He said it also teaches people to share ideas with colleagues and management without fear of rejection.

3. Employee retention — Delaney said businesses today, especially technology companies, are becoming more aware of the importance of culture. He said there is a talent gap in Nashville's tech industry and programs like Communication Reboot can help with employee retention by improving morale and team building.

Delaney said he tailors the course to the company and the department he is teaching and that pricing is determined by the size of the group. He said he is offering the improv training in Nashville and throughout the Southeast.

"Improv is a great way to improve company morale and educate people on communication," Delaney said. "And it's fun. It's a fun way to spend a half of a day with your coworkers."

Reprinted from the Nashville Business Journal by Joel Stinnett - October 19, 2017.

Your Communication Reboot awaits! Contact us today

Improve Communication with a Reboot

Dave Delaney

Business improv for tech companies

Picture a six-year-old boy standing on a stage in front of an audience. The school production is of Little Red Riding Hood. The little boy stands erect, his arms spread out on each side, facing stage left and stage right. He's wearing Buster Brown shoes, brown corduroy slacks, and a forest green colored turtleneck shirt.

At an earlier date, the boy was to play the woodsman, who would rescue Little Red Riding Hood in her moment of wolf-related terror. He had trouble paying attention in class and was considered the class clown. One too many antics led to his demotion from playing the courageous hero to becoming a background actor as a boring, old tree.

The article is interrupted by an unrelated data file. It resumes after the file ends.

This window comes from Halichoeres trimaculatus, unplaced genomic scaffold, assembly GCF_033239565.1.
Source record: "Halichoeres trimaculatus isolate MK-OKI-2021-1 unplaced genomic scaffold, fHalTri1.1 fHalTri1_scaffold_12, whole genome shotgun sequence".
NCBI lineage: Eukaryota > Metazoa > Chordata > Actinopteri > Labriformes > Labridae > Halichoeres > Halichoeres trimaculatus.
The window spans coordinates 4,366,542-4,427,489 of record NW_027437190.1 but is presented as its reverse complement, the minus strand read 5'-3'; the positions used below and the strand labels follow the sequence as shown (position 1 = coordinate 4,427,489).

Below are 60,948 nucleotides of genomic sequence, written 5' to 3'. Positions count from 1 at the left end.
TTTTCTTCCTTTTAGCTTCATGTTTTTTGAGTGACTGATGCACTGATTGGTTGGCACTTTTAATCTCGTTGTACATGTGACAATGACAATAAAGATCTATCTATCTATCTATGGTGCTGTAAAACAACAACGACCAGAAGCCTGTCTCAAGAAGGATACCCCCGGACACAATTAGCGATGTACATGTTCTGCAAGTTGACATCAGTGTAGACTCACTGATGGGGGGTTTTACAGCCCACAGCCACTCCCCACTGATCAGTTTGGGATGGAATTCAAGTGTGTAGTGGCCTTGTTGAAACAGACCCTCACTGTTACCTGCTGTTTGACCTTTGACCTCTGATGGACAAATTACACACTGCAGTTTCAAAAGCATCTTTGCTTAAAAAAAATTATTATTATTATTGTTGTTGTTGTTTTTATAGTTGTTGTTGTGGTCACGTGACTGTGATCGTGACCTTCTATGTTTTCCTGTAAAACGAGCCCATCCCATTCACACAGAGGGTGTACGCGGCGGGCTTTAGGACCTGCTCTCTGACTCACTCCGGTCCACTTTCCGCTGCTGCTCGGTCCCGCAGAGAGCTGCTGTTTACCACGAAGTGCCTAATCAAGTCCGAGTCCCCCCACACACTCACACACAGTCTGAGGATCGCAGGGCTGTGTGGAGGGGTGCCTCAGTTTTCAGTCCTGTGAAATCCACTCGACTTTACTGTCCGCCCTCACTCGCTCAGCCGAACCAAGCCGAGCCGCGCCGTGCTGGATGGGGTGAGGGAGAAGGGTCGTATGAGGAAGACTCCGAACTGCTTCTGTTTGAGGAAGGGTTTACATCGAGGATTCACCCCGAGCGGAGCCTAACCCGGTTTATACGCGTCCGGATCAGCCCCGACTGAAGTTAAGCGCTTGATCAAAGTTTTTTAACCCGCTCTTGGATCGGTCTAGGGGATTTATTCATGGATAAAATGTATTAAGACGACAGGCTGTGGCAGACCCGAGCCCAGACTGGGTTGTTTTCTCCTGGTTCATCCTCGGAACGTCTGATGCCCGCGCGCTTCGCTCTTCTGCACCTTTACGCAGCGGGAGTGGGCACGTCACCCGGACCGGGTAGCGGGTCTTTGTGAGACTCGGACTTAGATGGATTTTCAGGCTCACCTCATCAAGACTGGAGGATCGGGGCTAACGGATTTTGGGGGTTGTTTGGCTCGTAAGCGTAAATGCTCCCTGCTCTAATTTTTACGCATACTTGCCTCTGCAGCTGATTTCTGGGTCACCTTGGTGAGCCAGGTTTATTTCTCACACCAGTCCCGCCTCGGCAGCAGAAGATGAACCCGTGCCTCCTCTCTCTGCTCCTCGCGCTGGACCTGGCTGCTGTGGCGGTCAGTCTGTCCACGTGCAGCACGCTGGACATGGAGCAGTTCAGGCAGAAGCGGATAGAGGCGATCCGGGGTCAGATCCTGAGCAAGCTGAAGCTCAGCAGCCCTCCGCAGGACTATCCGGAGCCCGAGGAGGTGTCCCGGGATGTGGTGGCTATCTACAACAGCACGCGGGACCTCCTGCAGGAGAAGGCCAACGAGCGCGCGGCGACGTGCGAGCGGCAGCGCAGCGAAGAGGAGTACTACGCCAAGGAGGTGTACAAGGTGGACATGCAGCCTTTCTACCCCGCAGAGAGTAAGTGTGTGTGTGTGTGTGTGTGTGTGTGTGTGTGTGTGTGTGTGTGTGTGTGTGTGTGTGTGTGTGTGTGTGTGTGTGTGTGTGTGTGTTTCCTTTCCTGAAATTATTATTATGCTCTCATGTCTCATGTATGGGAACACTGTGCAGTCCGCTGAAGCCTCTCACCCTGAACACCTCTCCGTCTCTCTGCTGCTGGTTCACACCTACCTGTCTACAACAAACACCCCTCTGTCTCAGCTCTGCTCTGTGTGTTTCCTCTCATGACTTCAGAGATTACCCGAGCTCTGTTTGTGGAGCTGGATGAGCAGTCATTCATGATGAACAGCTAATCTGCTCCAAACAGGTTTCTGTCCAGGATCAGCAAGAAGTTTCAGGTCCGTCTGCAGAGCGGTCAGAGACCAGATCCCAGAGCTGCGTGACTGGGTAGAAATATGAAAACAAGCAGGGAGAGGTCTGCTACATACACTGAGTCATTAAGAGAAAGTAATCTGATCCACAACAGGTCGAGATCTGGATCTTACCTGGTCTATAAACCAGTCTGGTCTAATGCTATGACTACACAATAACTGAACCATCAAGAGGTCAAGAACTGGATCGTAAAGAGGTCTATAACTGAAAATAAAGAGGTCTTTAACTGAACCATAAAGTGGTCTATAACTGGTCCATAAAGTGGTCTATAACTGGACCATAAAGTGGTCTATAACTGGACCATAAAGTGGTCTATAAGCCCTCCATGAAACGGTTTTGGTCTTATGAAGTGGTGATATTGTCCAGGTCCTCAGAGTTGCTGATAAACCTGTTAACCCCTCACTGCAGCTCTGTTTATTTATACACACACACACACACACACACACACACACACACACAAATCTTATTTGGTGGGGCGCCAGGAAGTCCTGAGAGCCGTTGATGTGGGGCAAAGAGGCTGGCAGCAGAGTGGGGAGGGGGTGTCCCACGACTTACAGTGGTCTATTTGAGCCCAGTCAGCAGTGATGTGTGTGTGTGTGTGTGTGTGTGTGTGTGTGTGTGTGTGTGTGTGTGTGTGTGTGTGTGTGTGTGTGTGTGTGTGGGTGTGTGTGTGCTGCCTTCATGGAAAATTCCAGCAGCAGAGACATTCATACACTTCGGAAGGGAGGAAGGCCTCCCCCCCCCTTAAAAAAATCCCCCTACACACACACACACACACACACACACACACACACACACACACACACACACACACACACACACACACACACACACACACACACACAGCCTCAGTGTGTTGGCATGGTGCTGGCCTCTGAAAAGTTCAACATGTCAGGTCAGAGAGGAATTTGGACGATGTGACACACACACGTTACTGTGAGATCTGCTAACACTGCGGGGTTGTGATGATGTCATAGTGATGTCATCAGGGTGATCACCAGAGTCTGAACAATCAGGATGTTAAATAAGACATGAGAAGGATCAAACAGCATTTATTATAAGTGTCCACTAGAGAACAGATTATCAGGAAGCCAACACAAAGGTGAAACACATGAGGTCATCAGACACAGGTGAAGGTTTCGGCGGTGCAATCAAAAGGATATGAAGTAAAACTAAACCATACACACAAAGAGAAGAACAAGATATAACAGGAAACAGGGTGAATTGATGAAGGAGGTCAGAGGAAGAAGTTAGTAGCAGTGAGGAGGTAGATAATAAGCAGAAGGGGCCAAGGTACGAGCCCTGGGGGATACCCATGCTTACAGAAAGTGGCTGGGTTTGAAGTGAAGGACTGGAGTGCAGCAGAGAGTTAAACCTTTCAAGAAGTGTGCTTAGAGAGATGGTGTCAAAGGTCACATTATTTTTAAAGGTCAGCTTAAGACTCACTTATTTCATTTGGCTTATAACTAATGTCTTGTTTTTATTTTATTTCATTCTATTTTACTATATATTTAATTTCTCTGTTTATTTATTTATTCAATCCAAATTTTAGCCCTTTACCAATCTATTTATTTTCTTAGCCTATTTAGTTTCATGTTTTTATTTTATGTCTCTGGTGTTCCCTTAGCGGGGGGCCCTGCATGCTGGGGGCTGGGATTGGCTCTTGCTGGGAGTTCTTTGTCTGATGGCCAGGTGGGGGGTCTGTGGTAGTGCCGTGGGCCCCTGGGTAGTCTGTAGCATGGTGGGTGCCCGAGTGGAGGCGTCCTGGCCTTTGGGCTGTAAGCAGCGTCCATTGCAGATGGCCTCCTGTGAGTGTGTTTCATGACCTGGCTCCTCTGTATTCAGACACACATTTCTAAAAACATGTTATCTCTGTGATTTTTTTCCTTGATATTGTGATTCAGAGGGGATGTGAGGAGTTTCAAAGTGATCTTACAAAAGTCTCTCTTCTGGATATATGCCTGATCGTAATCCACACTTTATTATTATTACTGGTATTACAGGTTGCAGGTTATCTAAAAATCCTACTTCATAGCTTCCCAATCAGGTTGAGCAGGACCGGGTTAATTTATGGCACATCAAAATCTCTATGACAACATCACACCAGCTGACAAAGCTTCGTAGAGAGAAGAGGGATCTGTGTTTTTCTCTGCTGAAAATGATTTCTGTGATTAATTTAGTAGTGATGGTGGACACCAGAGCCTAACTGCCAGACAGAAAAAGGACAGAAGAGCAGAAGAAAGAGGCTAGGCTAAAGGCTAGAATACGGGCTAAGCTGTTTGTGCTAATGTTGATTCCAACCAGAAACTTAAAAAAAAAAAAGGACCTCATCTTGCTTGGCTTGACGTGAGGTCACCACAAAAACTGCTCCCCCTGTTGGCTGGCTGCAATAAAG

His direction was simple. The replacement woodsman would act as he was chopping the tree (played by the boy), when suddenly he would hear Little Red Riding Hood's screams for help. He would take one final swing of his axe into the tree, and run off stage to her rescue. The tree, would simple tilt to the left as if slightly cut from the axe. The lights would go to black and the scene would end. That was the only action the boy would have in the play.

The proud parents in the audience were enjoying the children in the performance that evening. Everything was going as planned until the scene with the tree and the woodsman. When the woodsman heard Red's cries for help, he swung his axe one final time, only something unexpected happened. The tree tilted forward instead of to its side. The boy, standing erect, fell forward to land flat on his chest in the center of the stage. He probably yelled, "Timber!" in his mind as he slammed down onto the stage. The audience roared together in a moment of absolute hysterical laughter. The only face in the audience not laughing was the angry teacher, who directed the performance. Her punishment of the class clown had backfired. The boy's improvised fallen tree scene stole the show.

That boy was me.

I have always had a love for comedy and performance. This is why I bring humor into my presentations and workshops. I've seen presentations on similar topics that I speak on which lacked humor and ended up being dry and dull. I always aim to get the audience laughing as I present, so we all have fun together.

Improving with Improv

Back when I lived in Toronto, I studied and graduated from The Second City's improv training program. If you're not familiar with improv, picture the TV show, "Whose Line Is It Anyway?"

I went on to perform improv in Canada, England, Scotland, and Ireland. In fact, when I lived in Galway, Ireland, I founded an improv troupe. We performed every Thursday night at a local wine bar, and I also provided corporate improv training.